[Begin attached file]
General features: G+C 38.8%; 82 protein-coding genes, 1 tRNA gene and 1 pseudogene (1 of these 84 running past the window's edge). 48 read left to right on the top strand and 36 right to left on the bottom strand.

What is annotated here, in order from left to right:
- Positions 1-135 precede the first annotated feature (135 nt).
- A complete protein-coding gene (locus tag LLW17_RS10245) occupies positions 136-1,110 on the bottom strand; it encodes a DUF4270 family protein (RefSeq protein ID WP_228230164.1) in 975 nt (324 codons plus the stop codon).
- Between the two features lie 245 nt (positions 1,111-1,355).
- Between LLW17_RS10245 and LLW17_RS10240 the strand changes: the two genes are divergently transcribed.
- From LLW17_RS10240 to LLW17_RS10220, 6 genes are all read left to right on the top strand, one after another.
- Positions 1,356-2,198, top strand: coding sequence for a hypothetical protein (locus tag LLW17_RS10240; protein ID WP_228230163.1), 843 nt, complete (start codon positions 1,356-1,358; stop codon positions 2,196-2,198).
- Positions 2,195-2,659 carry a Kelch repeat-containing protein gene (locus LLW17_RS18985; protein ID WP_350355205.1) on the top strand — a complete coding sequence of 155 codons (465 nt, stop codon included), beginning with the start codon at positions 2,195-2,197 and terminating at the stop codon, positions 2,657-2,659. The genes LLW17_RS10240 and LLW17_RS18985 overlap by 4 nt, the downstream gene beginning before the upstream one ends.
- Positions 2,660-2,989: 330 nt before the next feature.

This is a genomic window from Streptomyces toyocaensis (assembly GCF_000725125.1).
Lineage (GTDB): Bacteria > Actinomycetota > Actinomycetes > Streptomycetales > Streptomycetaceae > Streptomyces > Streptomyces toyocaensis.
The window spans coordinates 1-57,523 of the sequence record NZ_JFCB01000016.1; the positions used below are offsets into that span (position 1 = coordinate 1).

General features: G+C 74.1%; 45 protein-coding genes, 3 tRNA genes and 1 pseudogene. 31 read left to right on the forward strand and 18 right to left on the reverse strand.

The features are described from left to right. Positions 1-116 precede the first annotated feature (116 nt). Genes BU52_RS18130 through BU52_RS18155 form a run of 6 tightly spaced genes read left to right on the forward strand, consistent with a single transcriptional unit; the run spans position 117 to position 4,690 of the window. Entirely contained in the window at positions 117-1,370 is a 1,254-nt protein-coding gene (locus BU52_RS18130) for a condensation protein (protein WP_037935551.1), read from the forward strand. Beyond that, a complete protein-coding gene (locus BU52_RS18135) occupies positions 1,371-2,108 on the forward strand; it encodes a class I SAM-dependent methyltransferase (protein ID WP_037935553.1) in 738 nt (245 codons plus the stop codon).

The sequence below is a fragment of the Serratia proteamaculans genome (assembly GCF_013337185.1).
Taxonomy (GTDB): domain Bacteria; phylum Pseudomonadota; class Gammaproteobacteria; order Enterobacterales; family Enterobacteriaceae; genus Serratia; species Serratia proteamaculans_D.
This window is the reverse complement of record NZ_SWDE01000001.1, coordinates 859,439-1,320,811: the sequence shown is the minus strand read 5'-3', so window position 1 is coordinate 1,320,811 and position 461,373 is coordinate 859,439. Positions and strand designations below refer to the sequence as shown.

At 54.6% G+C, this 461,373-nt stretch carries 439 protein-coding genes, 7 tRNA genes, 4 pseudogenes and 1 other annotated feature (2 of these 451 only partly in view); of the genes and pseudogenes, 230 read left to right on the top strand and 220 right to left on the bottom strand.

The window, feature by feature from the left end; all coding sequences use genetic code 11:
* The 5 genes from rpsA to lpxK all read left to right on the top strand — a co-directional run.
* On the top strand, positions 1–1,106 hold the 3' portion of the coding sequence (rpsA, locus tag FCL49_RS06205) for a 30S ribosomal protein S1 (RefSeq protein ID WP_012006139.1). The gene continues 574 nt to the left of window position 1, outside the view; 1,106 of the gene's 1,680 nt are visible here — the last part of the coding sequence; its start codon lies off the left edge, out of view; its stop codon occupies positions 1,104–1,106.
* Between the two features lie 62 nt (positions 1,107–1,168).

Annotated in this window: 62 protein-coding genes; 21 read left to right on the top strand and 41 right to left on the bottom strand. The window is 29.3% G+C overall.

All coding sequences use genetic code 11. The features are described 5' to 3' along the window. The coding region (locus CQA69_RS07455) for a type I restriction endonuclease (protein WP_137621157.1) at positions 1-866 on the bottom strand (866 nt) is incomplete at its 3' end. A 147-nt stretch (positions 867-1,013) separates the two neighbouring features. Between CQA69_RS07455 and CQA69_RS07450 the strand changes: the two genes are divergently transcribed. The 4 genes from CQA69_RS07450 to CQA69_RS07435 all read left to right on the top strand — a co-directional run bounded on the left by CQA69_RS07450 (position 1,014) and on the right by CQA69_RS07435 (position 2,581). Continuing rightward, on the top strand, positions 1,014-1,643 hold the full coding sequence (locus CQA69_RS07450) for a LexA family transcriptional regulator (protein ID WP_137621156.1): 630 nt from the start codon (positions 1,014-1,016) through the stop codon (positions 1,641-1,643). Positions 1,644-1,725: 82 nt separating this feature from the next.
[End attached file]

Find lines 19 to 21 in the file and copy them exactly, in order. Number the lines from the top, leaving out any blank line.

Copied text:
At 54.6% G+C, this 461,373-nt stretch carries 439 protein-coding genes, 7 tRNA genes, 4 pseudogenes and 1 other annotated feature (2 of these 451 only partly in view); of the genes and pseudogenes, 230 read left to right on the top strand and 220 right to left on the bottom strand.

The window, feature by feature from the left end; all coding sequences use genetic code 11:
* The 5 genes from rpsA to lpxK all read left to right on the top strand — a co-directional run.